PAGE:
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10:20-10:30 Session 24: FNR Address

Presentation by Mrs Florencia Balbastro (FNR)

Location: MSA 3.510
10:30-11:00Coffee Break
11:00-12:30 Session 25B: Wednesday morning second session
Location: MSA 4.530
On Quantifying and Understanding the Role of Ethics in AI Research: A Historical Account of Flagship Conferences and Journals

ABSTRACT. Recent developments in AI, Machine Learning and Robotics have raised concerns about the ethical consequences of both academic and industrial AI research. Leading academics, businessmen and politicians have voiced an increasing number of questions about the consequences of AI not only over people, but also on the large-scale consequences on the the future of work and employment, its social consequences and the sustainability of the planet. In this work, we analyse the use and the occurrence of ethics-related research in leading AI, machine learning and robotics venues. In order to do so we perform long term, historical corpus-based analyses on a large number of flagship conferences and journals. Our experiments identify the prominence of ethics-related terms in published papers and presents several statistics on related topics. Finally, this research provides quantitative evidence on the pressing ethical concerns of the AI community.

Replaceability for constraint satisfaction problems: algorithms, inference, and complexity patterns

ABSTRACT. Replaceability is a form of generalized substitutability whose features make it potentially of great importance for problem simplification. It differs from simple substitutability in that it only requires that substitutable values exist for every solution containing a given value without requiring that the former always be the same. This is also the most general form of substitutability that allows inferences from local to global versions of this property. Building on earlier work, this study first establishes that algorithms for localized replaceability (called consistent neighbourhood replaceability or CNR algorithms) based on all-solutions neighbourhood search outperform other replaceability algorithms by several orders of magnitude. It also examines the relative effectiveness of different forms of depth-first CNR algorithms. Secondly, it demonstrates an apparent complexity ridge, which does not occur at the same place in the problem space as the complexity areas for consistency or full search algorithms. Thirdly, it continues the study of methods for inferring replaceability in structured problems in order to improve efficiency. This includes correcting an oversight in earlier work and extending the formal analysis. It is also shown that some strategies for inferring replaceable values can be extended to disjunctive constraints in scheduling problems.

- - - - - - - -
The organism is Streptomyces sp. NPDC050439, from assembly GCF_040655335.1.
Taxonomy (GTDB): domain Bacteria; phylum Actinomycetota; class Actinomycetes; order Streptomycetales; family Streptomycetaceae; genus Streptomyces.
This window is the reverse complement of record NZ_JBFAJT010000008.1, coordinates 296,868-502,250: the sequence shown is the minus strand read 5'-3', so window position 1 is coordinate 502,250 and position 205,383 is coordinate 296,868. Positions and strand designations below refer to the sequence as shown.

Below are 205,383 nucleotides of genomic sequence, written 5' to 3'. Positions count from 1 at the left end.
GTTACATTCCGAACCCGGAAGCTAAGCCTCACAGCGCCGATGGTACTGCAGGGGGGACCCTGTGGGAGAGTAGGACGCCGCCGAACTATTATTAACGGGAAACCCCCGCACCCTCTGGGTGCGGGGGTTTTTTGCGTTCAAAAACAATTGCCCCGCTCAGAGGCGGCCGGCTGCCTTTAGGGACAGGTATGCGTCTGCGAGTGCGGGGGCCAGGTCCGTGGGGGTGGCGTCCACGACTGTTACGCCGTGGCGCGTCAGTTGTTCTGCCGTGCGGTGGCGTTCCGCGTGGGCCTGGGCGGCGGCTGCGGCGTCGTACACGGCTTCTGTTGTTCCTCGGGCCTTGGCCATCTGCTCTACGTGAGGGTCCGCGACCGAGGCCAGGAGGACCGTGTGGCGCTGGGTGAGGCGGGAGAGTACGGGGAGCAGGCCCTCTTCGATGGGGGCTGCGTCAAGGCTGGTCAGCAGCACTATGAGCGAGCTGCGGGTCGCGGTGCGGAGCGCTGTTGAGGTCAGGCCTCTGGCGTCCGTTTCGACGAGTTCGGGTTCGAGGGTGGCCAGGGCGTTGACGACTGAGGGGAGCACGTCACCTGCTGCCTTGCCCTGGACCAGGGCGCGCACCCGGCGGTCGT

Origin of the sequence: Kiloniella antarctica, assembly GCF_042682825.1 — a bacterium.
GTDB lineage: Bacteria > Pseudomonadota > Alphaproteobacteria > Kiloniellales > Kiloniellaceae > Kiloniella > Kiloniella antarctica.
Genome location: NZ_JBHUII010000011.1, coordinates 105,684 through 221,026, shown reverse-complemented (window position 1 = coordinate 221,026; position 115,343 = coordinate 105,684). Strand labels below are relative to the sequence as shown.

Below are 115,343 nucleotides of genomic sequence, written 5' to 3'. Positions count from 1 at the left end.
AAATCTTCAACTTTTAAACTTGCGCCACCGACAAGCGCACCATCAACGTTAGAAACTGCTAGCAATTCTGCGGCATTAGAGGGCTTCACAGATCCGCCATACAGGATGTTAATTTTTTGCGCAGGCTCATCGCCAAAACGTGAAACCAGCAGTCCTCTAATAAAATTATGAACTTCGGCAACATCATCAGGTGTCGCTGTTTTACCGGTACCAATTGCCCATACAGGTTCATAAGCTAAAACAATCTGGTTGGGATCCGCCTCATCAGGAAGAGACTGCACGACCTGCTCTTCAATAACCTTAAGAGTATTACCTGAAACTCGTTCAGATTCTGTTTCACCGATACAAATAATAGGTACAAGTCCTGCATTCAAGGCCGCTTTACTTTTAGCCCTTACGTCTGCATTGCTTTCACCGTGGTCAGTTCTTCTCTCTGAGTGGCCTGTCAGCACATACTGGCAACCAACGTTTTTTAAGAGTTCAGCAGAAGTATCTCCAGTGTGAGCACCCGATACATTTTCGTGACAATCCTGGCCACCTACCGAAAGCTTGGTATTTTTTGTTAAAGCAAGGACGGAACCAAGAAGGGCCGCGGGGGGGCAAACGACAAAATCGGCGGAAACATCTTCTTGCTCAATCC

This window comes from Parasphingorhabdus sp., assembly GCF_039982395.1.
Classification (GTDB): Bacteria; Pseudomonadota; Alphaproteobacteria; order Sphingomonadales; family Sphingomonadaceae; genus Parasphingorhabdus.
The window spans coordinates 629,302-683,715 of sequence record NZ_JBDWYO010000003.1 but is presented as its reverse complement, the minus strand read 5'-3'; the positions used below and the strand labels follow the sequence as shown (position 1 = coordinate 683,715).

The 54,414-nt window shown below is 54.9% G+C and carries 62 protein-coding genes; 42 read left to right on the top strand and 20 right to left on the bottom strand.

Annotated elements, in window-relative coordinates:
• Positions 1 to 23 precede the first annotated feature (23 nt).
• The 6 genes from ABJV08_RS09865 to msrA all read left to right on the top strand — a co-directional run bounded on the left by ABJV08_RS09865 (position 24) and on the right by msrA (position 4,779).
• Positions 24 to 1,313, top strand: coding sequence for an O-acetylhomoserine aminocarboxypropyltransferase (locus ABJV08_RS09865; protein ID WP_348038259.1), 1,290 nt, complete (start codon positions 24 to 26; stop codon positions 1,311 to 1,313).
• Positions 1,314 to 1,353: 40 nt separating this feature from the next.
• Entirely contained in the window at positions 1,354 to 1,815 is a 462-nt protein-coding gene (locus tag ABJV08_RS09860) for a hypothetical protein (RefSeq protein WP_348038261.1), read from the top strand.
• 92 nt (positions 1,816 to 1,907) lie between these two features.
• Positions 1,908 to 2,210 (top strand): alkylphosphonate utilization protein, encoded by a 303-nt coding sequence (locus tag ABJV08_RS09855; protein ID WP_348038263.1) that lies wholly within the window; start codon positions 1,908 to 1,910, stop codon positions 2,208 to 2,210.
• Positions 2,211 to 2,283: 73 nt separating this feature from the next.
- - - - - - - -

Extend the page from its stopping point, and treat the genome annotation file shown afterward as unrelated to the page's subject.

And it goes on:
Responsible Technologies

ABSTRACT. With the current surge of interest in ethics in AI, we present our position with respect to these challenges. Our proposal, responsible technologies, aims to (1) address a number of the ethical challenges put forward in AI, and (2) provide the first building blocks towards the development of ethical AI systems. The current discussion on how to address ethics in AI usually focuses on issues like policies, education, or research culture. There is no computational method yet mature enough to address ethics in AI. We break ground by proposing new methods and tools, underpinned by multidisciplinary research, that can make humans and machines understand their respective dynamic goals while strictly abiding by the values that inspire our societies. This position paper presents our plan of work for the development of responsible technologies that embed values within technology through what we refer to as ethics by construction.

12:30-14:00Lunch Break
14:00-15:00 Session 26B: Invited talk (joint with RuleML+RR)
Location: MSA 3.520
Vadalog: A Language and System for Knowledge Graphs
15:30-16:00Coffee Break
18:00-20:00 Artificial Intelligence: Truth or Dare (Open round-table discussion)

The round table debate is part of the Luxembourg Logic in Artificial Intelligence Summit (LuxLogAI 2018). The purpose of the discussion is to identify key directions in the development of Artificial Intelligence to gain competitive advantage for Europe and Luxembourg in particular, and to figure out the critical transformations in our society as a consequence of the technological progress. See the LuxLogAI web pages for more information.

Important: Note that an extra registration is required. Click here to register for the event (redirects you to Eventbrite).
Participants are hereby informed that they are likely to appear on photographs taken at the event. These are intended to be published in University of Luxembourg print and/or digital/social media. If you do not wish to be photographed, please alert the organisers and the photographer.